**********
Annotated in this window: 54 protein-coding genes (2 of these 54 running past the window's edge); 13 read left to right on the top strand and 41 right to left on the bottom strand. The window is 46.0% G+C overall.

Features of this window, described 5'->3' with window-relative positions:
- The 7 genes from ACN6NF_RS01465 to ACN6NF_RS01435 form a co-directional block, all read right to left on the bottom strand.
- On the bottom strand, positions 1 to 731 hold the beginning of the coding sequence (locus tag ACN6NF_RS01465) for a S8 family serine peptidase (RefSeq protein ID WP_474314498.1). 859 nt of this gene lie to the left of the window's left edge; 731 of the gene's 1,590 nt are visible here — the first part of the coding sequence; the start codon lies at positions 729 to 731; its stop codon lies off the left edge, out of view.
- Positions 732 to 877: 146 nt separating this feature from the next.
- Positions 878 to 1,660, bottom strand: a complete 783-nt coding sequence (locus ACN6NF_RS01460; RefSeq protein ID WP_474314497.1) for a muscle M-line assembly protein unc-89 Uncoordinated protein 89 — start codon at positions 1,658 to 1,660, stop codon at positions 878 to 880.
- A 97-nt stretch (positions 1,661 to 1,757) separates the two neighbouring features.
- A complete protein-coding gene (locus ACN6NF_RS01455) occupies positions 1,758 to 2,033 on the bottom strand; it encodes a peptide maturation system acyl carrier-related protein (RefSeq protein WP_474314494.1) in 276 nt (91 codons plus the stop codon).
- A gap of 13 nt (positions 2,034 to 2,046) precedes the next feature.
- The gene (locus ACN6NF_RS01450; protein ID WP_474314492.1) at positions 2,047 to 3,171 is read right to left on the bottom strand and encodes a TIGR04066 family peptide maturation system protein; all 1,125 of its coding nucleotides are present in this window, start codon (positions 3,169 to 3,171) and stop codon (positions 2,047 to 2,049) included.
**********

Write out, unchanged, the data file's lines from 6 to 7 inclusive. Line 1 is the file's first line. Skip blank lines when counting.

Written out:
- Positions 878 to 1,660, bottom strand: a complete 783-nt coding sequence (locus ACN6NF_RS01460; RefSeq protein ID WP_474314497.1) for a muscle M-line assembly protein unc-89 Uncoordinated protein 89 — start codon at positions 1,658 to 1,660, stop codon at positions 878 to 880.
- A 97-nt stretch (positions 1,661 to 1,757) separates the two neighbouring features.